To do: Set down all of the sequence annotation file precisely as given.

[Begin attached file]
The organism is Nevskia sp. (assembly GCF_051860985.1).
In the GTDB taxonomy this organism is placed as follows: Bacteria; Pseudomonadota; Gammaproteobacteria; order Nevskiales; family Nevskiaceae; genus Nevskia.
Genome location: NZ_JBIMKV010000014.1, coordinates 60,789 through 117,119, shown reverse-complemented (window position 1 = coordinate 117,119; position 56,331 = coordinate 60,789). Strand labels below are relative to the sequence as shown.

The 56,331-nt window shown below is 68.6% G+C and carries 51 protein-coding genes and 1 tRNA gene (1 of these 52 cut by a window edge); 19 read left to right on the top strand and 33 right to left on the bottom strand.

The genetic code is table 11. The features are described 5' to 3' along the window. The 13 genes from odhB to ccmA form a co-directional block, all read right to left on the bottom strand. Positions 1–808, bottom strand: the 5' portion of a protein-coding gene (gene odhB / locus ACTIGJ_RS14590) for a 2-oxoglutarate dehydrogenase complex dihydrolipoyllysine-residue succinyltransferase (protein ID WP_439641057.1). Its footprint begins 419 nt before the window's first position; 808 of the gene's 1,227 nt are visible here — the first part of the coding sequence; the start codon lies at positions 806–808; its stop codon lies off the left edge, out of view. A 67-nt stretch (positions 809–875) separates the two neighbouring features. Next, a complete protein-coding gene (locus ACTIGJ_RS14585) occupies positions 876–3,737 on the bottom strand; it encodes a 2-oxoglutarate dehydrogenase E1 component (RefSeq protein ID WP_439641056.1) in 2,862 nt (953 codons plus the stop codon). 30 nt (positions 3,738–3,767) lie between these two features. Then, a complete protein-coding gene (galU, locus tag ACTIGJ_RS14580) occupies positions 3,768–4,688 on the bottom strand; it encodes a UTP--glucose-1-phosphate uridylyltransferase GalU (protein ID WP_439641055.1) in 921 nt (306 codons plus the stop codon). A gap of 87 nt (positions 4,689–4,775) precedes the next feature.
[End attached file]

The organism is Nevskia sp. (assembly GCF_051860985.1).
In the GTDB taxonomy this organism is placed as follows: Bacteria; Pseudomonadota; Gammaproteobacteria; order Nevskiales; family Nevskiaceae; genus Nevskia.
Genome location: NZ_JBIMKV010000014.1, coordinates 60,789 through 117,119, shown reverse-complemented (window position 1 = coordinate 117,119; position 56,331 = coordinate 60,789). Strand labels below are relative to the sequence as shown.

The 56,331-nt window shown below is 68.6% G+C and carries 51 protein-coding genes and 1 tRNA gene (1 of these 52 cut by a window edge); 19 read left to right on the top strand and 33 right to left on the bottom strand.

The genetic code is table 11. The features are described 5' to 3' along the window. The 13 genes from odhB to ccmA form a co-directional block, all read right to left on the bottom strand. Positions 1–808, bottom strand: the 5' portion of a protein-coding gene (gene odhB / locus ACTIGJ_RS14590) for a 2-oxoglutarate dehydrogenase complex dihydrolipoyllysine-residue succinyltransferase (protein ID WP_439641057.1). Its footprint begins 419 nt before the window's first position; 808 of the gene's 1,227 nt are visible here — the first part of the coding sequence; the start codon lies at positions 806–808; its stop codon lies off the left edge, out of view. A 67-nt stretch (positions 809–875) separates the two neighbouring features. Next, a complete protein-coding gene (locus ACTIGJ_RS14585) occupies positions 876–3,737 on the bottom strand; it encodes a 2-oxoglutarate dehydrogenase E1 component (RefSeq protein ID WP_439641056.1) in 2,862 nt (953 codons plus the stop codon). 30 nt (positions 3,738–3,767) lie between these two features. Then, a complete protein-coding gene (galU, locus tag ACTIGJ_RS14580) occupies positions 3,768–4,688 on the bottom strand; it encodes a UTP--glucose-1-phosphate uridylyltransferase GalU (protein ID WP_439641055.1) in 921 nt (306 codons plus the stop codon). A gap of 87 nt (positions 4,689–4,775) precedes the next feature.